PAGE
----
4. Providing the council is aware of its powers and follows this process, it is free to make its own judgement on how or whether to act.
  5. Government guidance encourages councils to resolve issues through informal action such as negotiation and dialogue with developers. If the Council decides formal action is needed, it has a range of options including Planning Enforcement Notices. Enforcement Notices require the person to take action to remedy a breach. An Enforcement Notice creates a right of appeal to the Planning Inspectorate. The person has 21 days to appeal.
  6. The Council's enforcement policy says it allocates a potential breach a priority status which is determined by the severity of the breach. Low priority potential breaches are those that do not result in significant or irreversible harm.
  7. The Council will review low priority potential breaches within three working days and visit the site within fifteen. It will then decide if a breach of planning control has occurred. The Council will contact the person who reported the alleged breach within 20 working days of the report.
  8. The policy says the frequency with which the Council updates the person who reported the breach is dependent on the action that it takes.

What happened

  1. In September 2019, Mrs X contacted the Council to report that her neighbour had built a structure between their homes that was dangerous and unsightly.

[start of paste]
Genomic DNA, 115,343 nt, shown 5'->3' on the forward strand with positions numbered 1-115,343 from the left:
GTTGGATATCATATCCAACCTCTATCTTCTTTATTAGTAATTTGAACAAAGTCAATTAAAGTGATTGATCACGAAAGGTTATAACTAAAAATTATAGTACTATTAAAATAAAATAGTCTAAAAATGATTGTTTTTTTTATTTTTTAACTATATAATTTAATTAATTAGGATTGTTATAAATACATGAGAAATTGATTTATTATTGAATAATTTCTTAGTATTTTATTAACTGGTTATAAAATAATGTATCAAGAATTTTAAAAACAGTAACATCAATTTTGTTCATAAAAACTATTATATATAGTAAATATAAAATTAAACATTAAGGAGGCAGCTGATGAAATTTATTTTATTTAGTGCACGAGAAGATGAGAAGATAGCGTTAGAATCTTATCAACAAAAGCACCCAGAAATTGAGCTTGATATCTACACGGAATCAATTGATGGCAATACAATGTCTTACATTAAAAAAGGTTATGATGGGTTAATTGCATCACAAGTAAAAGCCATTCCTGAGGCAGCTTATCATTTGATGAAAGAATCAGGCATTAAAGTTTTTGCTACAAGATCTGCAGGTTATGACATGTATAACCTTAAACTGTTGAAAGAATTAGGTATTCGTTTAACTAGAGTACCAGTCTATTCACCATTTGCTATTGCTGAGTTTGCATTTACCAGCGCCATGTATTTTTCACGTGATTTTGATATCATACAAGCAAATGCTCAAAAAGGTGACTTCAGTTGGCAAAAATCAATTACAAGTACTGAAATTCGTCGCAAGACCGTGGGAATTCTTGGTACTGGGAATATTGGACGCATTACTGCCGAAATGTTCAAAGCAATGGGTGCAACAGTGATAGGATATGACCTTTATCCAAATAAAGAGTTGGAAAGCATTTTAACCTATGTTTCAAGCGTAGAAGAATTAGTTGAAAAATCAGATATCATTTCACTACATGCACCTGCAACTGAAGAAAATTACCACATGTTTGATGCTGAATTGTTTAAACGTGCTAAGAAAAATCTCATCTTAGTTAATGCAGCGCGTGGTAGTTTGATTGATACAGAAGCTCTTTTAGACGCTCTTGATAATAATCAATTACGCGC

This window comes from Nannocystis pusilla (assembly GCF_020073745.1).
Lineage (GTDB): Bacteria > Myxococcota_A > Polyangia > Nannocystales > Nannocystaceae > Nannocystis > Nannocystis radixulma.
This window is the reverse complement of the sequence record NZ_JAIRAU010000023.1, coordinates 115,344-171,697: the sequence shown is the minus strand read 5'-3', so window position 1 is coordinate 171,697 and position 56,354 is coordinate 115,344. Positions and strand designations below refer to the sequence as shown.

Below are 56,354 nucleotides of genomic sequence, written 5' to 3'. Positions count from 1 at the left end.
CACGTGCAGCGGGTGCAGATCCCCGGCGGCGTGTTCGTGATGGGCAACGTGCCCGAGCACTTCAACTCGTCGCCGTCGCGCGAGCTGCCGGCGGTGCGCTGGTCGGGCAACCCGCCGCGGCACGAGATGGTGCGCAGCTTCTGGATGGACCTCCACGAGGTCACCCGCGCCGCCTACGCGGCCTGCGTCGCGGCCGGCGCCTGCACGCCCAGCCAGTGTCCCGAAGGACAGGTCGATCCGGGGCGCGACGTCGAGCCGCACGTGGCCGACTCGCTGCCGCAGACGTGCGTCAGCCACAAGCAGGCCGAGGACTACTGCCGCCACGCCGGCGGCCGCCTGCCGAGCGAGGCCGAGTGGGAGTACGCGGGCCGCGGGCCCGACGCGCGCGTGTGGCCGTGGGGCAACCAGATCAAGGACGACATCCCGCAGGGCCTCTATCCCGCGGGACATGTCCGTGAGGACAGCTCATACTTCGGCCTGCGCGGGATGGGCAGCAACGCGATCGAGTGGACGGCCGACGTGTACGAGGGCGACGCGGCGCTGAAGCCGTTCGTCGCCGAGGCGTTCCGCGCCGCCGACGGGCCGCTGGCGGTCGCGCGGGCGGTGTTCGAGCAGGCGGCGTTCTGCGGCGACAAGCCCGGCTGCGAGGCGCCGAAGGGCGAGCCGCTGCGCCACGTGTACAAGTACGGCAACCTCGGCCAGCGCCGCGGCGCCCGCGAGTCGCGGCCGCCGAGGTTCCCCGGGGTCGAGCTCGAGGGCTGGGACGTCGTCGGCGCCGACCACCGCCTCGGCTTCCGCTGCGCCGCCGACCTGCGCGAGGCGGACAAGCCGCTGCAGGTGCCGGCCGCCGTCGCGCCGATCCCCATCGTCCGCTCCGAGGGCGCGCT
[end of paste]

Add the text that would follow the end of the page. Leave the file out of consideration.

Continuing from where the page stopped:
2. The Council categorised the breach as ‘low priority’ and visited within one week. It decided to take informal action and first contacted the neighbour in early October. The neighbour did not respond to the Council and it visited again at the end of the month. The neighbour told the Council they would make changes to the structure. The Council decided the amendments to the structure would mean it would be permitted development. It therefore closed the case and told Mrs X its decision.
  3. In mid-December Mrs X sent the Council evidence the neighbour had carried out more work on the structure. The Council wrote to the neighbour to remind them of the requirements for the structure to be permitted development. It decided to wait until early 2020 to check if there had been any changes before considering further action.
  4. In late January 2020, the Council decided to seek advice before taking formal action. In mid-February, the Council wrote to the neighbour again setting out what changes they needed to make to the structure so that it would comply with permitted development. The Council said if they did not comply in 21 days, it would issue an Enforcement Notice.
  5. The neighbour responded in early March to challenge the Council's view that the structure breached planning control. The neighbour said they would make the changes but needed more time due to issues caused by the COVID-19 pandemic. The Council explained this to Mrs X.
  6. The Council wrote to Mrs X in May to say it would visit the site and see if the neighbour had made any changes to the structure now that the first national lockdown had ended.
  7. Mrs X complained in early June. She said enforcement had agreed the structure was not allowed but it had not issued an Enforcement Notice.
  8. The Council responded to say:
    • it had no power to immediately remove the structure;